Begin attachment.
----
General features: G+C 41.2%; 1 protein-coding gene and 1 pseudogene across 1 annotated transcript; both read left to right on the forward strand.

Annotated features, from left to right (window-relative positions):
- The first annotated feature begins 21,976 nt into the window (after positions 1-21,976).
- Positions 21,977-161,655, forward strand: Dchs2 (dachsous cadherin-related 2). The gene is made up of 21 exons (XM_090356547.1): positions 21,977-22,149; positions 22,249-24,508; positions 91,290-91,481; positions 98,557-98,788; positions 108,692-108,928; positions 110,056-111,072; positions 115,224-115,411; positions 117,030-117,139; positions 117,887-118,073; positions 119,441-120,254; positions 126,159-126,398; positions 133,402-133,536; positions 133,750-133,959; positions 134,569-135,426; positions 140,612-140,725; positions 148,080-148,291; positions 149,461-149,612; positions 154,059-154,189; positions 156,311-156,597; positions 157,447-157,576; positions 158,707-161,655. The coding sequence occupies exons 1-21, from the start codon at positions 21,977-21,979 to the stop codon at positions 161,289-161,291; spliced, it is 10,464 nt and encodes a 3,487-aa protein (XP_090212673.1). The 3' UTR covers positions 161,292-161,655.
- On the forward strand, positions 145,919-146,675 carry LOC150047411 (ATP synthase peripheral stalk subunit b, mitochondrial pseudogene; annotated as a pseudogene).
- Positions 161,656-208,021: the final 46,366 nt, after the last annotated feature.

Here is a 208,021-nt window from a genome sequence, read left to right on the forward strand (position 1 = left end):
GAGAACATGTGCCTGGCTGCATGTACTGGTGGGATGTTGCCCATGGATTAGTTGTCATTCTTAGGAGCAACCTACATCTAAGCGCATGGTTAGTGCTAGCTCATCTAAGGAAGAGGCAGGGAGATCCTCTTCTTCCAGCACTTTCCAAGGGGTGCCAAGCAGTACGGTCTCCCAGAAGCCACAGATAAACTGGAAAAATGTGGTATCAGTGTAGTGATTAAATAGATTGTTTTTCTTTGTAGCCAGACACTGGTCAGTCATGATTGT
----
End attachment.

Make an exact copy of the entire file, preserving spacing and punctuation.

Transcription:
General features: G+C 41.2%; 1 protein-coding gene and 1 pseudogene across 1 annotated transcript; both read left to right on the forward strand.

Annotated features, from left to right (window-relative positions):
- The first annotated feature begins 21,976 nt into the window (after positions 1-21,976).
- Positions 21,977-161,655, forward strand: Dchs2 (dachsous cadherin-related 2). The gene is made up of 21 exons (XM_090356547.1): positions 21,977-22,149; positions 22,249-24,508; positions 91,290-91,481; positions 98,557-98,788; positions 108,692-108,928; positions 110,056-111,072; positions 115,224-115,411; positions 117,030-117,139; positions 117,887-118,073; positions 119,441-120,254; positions 126,159-126,398; positions 133,402-133,536; positions 133,750-133,959; positions 134,569-135,426; positions 140,612-140,725; positions 148,080-148,291; positions 149,461-149,612; positions 154,059-154,189; positions 156,311-156,597; positions 157,447-157,576; positions 158,707-161,655. The coding sequence occupies exons 1-21, from the start codon at positions 21,977-21,979 to the stop codon at positions 161,289-161,291; spliced, it is 10,464 nt and encodes a 3,487-aa protein (XP_090212673.1). The 3' UTR covers positions 161,292-161,655.
- On the forward strand, positions 145,919-146,675 carry LOC150047411 (ATP synthase peripheral stalk subunit b, mitochondrial pseudogene; annotated as a pseudogene).
- Positions 161,656-208,021: the final 46,366 nt, after the last annotated feature.

Here is a 208,021-nt window from a genome sequence, read left to right on the forward strand (position 1 = left end):
GAGAACATGTGCCTGGCTGCATGTACTGGTGGGATGTTGCCCATGGATTAGTTGTCATTCTTAGGAGCAACCTACATCTAAGCGCATGGTTAGTGCTAGCTCATCTAAGGAAGAGGCAGGGAGATCCTCTTCTTCCAGCACTTTCCAAGGGGTGCCAAGCAGTACGGTCTCCCAGAAGCCACAGATAAACTGGAAAAATGTGGTATCAGTGTAGTGATTAAATAGATTGTTTTTCTTTGTAGCCAGACACTGGTCAGTCATGATTGT